Police said the Waqf officials were not required to pass through the sensors. Channel 2 reported that Waqf officials initially entered the compound by a side entrance, without being required to go through the metal detectors, but later came back out and instigated protests against the new arrangements.”
Inflammatory statements from several parties concerning the new security arrangements (which are similar to those already in existence at the entrance to Temple Mount used by non-Muslims) have also been ignored by the BBC.
“Mahmoud al-Aloul, deputy head of Palestinian Authority President Mahmoud Abbas’s Fatah faction, told Palestinian media on Sunday that posting metal detectors at the Temple Mount was “illegitimate,” and security would only be ensured at the site by preventing the entry of “settlers” and removing “Israeli soldiers” — a reference to Border Police officers stationed at the site — from the compound.”
Even the propaganda of BBC ‘frequent flyer’ Mustafa Barghouti did not receive any BBC coverage.
“”We have been under occupation for 50 years, and we will not ‘get used’ to the new injustice,” Barghouti told The Jerusalem Post. “People will try entering in every possible way without going through the electronic devices,” he added.
Barghouti pointed his finger at the Israeli government as the source to these tensions, saying it just waited to get an excuse to install the metal detectors at the gate.
“These measures were preplanned,” he said. “Nobody is convinced that due to the incident these measures were taken.”
“The measures are completely unacceptable,” Barghouti added.
“There is no place in the world that collective punishment is used against the whole population… We feel that their aim and nature is to change the situation at al-Aksa mosque.””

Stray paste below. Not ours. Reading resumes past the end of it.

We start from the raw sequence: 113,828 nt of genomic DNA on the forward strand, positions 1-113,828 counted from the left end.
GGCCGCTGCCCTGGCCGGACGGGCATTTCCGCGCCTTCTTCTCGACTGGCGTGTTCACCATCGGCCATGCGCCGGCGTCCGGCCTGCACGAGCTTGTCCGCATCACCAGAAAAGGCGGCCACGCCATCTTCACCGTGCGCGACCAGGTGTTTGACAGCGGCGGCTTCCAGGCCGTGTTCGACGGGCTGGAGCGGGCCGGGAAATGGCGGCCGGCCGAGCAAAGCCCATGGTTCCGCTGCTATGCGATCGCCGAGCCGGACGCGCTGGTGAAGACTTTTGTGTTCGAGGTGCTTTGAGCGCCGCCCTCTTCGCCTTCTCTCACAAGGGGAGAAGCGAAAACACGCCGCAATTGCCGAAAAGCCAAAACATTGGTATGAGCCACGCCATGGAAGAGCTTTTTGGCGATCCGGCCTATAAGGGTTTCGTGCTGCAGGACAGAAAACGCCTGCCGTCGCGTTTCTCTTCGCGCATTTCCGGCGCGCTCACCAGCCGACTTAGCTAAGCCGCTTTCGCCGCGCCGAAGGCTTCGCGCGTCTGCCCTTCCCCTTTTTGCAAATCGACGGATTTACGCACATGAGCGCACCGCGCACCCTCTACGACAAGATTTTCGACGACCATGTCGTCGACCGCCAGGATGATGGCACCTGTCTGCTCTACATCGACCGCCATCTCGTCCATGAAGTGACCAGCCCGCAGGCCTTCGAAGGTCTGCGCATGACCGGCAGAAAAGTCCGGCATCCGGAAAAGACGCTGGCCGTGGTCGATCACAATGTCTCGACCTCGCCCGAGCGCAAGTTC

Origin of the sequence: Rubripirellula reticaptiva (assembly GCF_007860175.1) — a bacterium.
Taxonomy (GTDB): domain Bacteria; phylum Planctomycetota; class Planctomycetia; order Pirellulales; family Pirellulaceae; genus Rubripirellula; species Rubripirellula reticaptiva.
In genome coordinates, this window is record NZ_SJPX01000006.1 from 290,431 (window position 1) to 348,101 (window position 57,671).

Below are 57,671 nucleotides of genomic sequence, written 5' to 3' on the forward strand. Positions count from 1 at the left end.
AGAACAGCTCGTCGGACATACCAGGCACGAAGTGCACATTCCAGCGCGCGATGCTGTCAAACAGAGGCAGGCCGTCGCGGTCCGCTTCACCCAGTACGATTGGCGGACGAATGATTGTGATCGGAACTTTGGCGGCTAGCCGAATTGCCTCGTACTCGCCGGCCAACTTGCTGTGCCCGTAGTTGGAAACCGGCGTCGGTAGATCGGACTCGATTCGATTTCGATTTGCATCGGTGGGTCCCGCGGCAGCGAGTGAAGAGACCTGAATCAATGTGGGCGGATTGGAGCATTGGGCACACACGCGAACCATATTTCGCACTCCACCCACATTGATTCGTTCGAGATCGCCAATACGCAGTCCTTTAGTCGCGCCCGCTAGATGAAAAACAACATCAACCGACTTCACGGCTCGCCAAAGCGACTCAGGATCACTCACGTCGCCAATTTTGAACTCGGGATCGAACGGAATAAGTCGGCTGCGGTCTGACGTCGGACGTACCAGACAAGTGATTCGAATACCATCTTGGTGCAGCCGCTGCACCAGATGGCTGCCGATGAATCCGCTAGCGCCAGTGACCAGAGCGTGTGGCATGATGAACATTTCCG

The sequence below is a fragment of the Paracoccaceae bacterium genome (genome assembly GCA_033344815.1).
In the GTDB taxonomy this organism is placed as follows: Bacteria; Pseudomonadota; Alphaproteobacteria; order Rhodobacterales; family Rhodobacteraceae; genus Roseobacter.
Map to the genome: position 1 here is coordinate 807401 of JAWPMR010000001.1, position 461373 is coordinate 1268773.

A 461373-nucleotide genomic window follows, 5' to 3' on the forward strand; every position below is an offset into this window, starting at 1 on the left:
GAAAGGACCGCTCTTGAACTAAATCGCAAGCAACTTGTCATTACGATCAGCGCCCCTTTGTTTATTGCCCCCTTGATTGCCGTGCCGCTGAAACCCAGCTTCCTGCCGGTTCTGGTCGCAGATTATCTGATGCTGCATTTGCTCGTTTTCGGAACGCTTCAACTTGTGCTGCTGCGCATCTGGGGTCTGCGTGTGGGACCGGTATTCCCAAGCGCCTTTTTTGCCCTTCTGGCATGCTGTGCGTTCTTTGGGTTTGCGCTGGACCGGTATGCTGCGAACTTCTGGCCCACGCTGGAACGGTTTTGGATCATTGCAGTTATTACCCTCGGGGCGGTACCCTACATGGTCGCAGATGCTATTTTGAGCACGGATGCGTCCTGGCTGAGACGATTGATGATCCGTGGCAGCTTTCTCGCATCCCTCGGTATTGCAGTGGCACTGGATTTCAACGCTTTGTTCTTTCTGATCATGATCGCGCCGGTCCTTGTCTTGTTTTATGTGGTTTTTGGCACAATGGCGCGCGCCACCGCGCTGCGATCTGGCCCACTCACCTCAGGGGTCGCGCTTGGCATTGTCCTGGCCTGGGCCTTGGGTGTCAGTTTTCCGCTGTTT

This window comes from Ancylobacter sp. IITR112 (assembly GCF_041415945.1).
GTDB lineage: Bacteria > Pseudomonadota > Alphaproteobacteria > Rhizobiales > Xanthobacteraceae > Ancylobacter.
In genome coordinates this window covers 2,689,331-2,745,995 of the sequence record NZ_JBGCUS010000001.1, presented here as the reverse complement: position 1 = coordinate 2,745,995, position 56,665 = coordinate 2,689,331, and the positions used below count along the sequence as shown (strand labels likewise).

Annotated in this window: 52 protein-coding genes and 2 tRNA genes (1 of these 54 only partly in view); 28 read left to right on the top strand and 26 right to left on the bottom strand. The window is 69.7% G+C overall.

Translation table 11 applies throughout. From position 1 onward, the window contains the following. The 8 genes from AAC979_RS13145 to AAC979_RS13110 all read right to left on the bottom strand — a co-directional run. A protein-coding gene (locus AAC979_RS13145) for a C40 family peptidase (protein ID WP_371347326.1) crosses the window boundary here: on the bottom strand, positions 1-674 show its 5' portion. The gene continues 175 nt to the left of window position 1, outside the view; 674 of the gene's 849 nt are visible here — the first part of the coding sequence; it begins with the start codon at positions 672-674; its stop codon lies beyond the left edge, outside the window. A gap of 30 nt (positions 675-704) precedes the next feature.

BBC audiences have also not been informed of the violent incidents that have taken place in recent days or of the incitement from the PA president’s party Fatah.
“Protesters rioted in East Jerusalem neighborhoods overnight Tuesday against new security measures at the Temple Mount, throwing stones and petrol bombs at police and shooting fireworks at Israeli forces. At least 50 Palestinians and one officer were reported hurt.
The disturbances come after Palestinian Authority President Mahmoud Abbas’s Fatah party on Monday called for a “Day of Rage” in protest against new measures, including metal detectors installed following a deadly terror attack at the end of last week. […]
Fatah on Monday called for marches in the West Bank toward Israeli checkpoints in protest of the new measures and announced that Friday prayers, when many worshipers go to the Temple Mount, would be conducted in public squares instead. The decision was made following a meeting between Fatah Revolutionary Council secretary Adnan Ghaith, Fatah central committee member Jamal Muheisin, and Fatah representatives from the northern West Bank.
The group said the measures were called in order to denounce Israeli “terrorist procedures” in the Old City, according to a report in the Palestinian news agency Ma’an.”
For years Palestinian and Muslim figures – including the PA president himself – have been inciting violence by means of made-up ‘threats’ to the Muslim holy sites on Temple Mount. While the BBC’s Middle East correspondent described that site as “one of the most acute flash points in this decades-old conflict” as recently as last Friday, the corporation in fact has a long record of consistently under-reporting incitement and glorification of terrorism from such sources and on occasion has even amplified their conspiracy theories concerning Temple Mount.
The absence of any sober, factual BBC reporting on this latest example of anti-Israel delegitimisation and dangerous incitement dressed up as faux outrage (once again) over the installation of security measures of the kind already found at public places in Israel and around the world is not merely a technical issue of record. On the BBC’s home turf – where it is obliged to “contribute to social cohesion” – there are elements that are already promoting misinformation on this story to sectors of the UK population.
Such misinformation thrives in the vacuum created by the absence of responsible, accurate and impartial reporting by the media organisation with the broadest outreach in the UK.
More conspiracy theory amplification from BBC’s Yolande Knell – and why it matters